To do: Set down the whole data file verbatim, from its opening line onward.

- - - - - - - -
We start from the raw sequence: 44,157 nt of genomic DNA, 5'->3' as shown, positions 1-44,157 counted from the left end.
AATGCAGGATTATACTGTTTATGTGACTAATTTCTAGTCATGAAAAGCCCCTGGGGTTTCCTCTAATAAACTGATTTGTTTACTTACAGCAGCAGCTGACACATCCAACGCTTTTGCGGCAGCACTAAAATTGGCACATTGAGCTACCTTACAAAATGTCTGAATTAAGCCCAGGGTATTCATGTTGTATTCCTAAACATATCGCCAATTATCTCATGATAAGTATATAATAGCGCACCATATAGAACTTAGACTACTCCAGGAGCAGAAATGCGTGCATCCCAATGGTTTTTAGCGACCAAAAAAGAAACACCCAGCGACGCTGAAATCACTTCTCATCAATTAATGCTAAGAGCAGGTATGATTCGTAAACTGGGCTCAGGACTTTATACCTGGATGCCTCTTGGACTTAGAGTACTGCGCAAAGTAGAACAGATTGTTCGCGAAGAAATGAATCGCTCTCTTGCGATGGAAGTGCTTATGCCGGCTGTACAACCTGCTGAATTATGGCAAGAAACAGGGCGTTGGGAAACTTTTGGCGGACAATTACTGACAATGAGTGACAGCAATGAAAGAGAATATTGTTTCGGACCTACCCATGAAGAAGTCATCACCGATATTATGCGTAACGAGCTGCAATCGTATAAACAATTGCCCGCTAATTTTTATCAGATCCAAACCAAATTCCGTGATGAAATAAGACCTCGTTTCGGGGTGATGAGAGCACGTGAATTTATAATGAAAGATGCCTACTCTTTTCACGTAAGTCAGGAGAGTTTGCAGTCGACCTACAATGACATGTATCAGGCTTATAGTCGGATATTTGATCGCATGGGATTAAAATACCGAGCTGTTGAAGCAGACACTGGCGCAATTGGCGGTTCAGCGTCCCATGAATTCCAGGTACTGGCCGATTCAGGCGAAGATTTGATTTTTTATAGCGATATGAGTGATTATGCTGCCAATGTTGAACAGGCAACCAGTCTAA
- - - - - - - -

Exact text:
We start from the raw sequence: 44,157 nt of genomic DNA, 5'->3' as shown, positions 1-44,157 counted from the left end.
AATGCAGGATTATACTGTTTATGTGACTAATTTCTAGTCATGAAAAGCCCCTGGGGTTTCCTCTAATAAACTGATTTGTTTACTTACAGCAGCAGCTGACACATCCAACGCTTTTGCGGCAGCACTAAAATTGGCACATTGAGCTACCTTACAAAATGTCTGAATTAAGCCCAGGGTATTCATGTTGTATTCCTAAACATATCGCCAATTATCTCATGATAAGTATATAATAGCGCACCATATAGAACTTAGACTACTCCAGGAGCAGAAATGCGTGCATCCCAATGGTTTTTAGCGACCAAAAAAGAAACACCCAGCGACGCTGAAATCACTTCTCATCAATTAATGCTAAGAGCAGGTATGATTCGTAAACTGGGCTCAGGACTTTATACCTGGATGCCTCTTGGACTTAGAGTACTGCGCAAAGTAGAACAGATTGTTCGCGAAGAAATGAATCGCTCTCTTGCGATGGAAGTGCTTATGCCGGCTGTACAACCTGCTGAATTATGGCAAGAAACAGGGCGTTGGGAAACTTTTGGCGGACAATTACTGACAATGAGTGACAGCAATGAAAGAGAATATTGTTTCGGACCTACCCATGAAGAAGTCATCACCGATATTATGCGTAACGAGCTGCAATCGTATAAACAATTGCCCGCTAATTTTTATCAGATCCAAACCAAATTCCGTGATGAAATAAGACCTCGTTTCGGGGTGATGAGAGCACGTGAATTTATAATGAAAGATGCCTACTCTTTTCACGTAAGTCAGGAGAGTTTGCAGTCGACCTACAATGACATGTATCAGGCTTATAGTCGGATATTTGATCGCATGGGATTAAAATACCGAGCTGTTGAAGCAGACACTGGCGCAATTGGCGGTTCAGCGTCCCATGAATTCCAGGTACTGGCCGATTCAGGCGAAGATTTGATTTTTTATAGCGATATGAGTGATTATGCTGCCAATGTTGAACAGGCAACCAGTCTAA